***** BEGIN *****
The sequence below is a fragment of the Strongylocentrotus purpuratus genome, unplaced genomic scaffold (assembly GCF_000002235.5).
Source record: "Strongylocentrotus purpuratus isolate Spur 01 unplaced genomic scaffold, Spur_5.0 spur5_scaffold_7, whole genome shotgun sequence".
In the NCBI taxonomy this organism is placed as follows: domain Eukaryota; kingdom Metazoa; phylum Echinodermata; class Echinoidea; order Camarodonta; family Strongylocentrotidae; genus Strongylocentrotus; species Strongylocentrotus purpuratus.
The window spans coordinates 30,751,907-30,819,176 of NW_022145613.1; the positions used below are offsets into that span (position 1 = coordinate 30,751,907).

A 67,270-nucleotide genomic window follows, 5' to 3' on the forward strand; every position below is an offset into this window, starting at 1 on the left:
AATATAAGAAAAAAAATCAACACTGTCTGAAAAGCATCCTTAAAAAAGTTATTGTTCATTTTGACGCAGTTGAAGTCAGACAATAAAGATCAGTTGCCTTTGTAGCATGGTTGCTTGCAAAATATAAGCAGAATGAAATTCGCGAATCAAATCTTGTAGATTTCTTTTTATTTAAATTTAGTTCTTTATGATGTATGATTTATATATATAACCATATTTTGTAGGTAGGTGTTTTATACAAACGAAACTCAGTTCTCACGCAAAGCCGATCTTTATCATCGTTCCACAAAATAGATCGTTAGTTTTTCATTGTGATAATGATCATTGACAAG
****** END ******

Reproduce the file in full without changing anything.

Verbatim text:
The sequence below is a fragment of the Strongylocentrotus purpuratus genome, unplaced genomic scaffold (assembly GCF_000002235.5).
Source record: "Strongylocentrotus purpuratus isolate Spur 01 unplaced genomic scaffold, Spur_5.0 spur5_scaffold_7, whole genome shotgun sequence".
In the NCBI taxonomy this organism is placed as follows: domain Eukaryota; kingdom Metazoa; phylum Echinodermata; class Echinoidea; order Camarodonta; family Strongylocentrotidae; genus Strongylocentrotus; species Strongylocentrotus purpuratus.
The window spans coordinates 30,751,907-30,819,176 of NW_022145613.1; the positions used below are offsets into that span (position 1 = coordinate 30,751,907).

A 67,270-nucleotide genomic window follows, 5' to 3' on the forward strand; every position below is an offset into this window, starting at 1 on the left:
AATATAAGAAAAAAAATCAACACTGTCTGAAAAGCATCCTTAAAAAAGTTATTGTTCATTTTGACGCAGTTGAAGTCAGACAATAAAGATCAGTTGCCTTTGTAGCATGGTTGCTTGCAAAATATAAGCAGAATGAAATTCGCGAATCAAATCTTGTAGATTTCTTTTTATTTAAATTTAGTTCTTTATGATGTATGATTTATATATATAACCATATTTTGTAGGTAGGTGTTTTATACAAACGAAACTCAGTTCTCACGCAAAGCCGATCTTTATCATCGTTCCACAAAATAGATCGTTAGTTTTTCATTGTGATAATGATCATTGACAAG